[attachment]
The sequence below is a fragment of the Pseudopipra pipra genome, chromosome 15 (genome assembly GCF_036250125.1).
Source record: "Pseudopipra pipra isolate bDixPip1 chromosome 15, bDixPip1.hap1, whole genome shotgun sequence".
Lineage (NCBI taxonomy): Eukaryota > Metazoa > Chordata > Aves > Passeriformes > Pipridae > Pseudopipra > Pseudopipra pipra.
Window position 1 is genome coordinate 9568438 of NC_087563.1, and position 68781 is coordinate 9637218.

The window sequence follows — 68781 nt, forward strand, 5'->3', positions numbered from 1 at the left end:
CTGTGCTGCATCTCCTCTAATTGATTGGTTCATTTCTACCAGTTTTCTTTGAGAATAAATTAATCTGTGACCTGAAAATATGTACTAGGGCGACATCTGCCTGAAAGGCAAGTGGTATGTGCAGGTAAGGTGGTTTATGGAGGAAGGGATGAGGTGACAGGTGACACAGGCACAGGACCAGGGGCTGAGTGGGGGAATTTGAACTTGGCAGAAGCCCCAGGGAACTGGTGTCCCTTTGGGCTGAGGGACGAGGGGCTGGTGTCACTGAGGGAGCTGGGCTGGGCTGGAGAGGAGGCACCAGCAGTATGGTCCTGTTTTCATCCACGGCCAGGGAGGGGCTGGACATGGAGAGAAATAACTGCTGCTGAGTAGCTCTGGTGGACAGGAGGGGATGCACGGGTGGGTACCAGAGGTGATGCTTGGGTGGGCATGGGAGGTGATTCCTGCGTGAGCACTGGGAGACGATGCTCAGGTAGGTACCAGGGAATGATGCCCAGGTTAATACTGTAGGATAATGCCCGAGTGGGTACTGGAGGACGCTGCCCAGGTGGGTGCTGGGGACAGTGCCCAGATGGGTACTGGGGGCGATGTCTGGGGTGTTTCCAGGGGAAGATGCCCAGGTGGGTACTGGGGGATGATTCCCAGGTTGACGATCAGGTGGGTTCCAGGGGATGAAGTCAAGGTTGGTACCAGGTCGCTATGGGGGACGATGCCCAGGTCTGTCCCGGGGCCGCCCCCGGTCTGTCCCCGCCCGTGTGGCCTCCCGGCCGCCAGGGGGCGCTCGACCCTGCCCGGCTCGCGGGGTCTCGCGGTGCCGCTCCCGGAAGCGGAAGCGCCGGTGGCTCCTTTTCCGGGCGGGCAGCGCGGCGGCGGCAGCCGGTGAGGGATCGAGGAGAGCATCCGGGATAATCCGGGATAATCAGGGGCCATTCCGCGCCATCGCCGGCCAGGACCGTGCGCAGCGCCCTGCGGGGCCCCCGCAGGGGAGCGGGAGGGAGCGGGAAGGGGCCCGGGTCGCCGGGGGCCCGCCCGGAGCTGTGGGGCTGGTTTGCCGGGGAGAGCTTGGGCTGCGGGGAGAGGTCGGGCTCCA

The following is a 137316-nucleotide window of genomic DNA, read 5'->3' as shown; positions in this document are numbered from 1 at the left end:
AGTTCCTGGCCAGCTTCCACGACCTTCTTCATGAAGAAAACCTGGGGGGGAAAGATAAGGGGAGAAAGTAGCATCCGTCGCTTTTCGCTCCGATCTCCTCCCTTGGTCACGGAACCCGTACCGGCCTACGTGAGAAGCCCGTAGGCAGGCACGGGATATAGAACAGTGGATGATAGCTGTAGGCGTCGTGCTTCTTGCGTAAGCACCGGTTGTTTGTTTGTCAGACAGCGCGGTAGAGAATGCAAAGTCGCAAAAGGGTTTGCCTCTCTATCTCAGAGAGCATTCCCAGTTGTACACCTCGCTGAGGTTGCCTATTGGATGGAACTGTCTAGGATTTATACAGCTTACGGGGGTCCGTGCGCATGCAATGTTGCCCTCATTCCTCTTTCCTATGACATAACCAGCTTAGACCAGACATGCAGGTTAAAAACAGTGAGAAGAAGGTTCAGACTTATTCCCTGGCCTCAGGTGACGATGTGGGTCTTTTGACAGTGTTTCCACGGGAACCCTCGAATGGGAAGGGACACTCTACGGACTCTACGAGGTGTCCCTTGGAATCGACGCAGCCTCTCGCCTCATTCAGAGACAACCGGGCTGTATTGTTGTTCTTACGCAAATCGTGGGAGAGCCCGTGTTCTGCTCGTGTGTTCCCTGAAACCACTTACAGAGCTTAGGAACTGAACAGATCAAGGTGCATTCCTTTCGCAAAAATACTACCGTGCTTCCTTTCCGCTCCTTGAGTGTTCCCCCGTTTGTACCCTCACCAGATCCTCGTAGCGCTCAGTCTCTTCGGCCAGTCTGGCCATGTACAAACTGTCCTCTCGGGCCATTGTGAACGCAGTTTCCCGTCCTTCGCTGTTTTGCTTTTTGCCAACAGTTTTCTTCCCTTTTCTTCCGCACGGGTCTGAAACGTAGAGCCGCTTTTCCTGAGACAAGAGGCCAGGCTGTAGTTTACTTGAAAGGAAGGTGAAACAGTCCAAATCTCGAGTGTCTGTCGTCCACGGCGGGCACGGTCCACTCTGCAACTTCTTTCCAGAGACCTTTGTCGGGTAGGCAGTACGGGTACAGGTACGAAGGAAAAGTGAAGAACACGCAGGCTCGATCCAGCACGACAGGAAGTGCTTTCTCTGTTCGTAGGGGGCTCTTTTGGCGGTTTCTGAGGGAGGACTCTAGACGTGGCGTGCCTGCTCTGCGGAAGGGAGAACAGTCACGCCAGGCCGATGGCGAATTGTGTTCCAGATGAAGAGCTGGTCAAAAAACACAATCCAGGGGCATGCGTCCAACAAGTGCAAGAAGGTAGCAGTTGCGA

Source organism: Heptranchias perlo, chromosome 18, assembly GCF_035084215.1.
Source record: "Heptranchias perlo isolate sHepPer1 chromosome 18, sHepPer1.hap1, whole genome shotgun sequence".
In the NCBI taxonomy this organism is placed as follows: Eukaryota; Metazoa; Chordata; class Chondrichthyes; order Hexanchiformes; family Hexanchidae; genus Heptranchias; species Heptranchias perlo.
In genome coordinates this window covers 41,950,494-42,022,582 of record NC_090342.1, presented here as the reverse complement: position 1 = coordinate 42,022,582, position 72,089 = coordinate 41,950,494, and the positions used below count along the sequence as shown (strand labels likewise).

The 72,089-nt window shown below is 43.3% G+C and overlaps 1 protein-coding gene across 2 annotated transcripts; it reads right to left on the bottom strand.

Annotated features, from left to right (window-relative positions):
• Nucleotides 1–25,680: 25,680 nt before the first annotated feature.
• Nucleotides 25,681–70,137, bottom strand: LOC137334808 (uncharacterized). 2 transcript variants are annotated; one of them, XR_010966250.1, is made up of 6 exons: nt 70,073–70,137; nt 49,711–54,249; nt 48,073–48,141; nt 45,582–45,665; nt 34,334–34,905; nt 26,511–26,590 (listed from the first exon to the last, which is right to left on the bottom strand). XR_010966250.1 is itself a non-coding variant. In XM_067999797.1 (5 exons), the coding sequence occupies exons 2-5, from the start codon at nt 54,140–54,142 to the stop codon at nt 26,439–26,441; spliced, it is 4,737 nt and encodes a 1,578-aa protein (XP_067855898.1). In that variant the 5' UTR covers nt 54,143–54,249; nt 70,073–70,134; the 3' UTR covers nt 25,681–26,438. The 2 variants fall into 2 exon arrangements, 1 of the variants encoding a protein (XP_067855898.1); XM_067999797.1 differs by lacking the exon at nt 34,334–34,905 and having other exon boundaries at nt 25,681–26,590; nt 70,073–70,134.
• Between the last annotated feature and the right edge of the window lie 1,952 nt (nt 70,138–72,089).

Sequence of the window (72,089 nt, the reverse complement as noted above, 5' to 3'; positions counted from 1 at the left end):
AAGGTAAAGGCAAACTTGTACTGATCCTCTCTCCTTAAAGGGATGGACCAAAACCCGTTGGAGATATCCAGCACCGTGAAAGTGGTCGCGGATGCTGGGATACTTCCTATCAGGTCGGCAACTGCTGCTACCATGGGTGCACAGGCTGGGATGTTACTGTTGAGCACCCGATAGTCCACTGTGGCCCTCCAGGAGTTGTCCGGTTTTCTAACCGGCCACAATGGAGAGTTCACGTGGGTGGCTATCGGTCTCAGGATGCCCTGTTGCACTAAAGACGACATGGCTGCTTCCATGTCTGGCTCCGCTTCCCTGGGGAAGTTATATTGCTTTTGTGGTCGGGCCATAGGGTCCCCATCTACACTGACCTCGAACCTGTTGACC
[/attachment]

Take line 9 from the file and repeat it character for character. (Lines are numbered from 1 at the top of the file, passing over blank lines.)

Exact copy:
Source organism: Heptranchias perlo, chromosome 18, assembly GCF_035084215.1.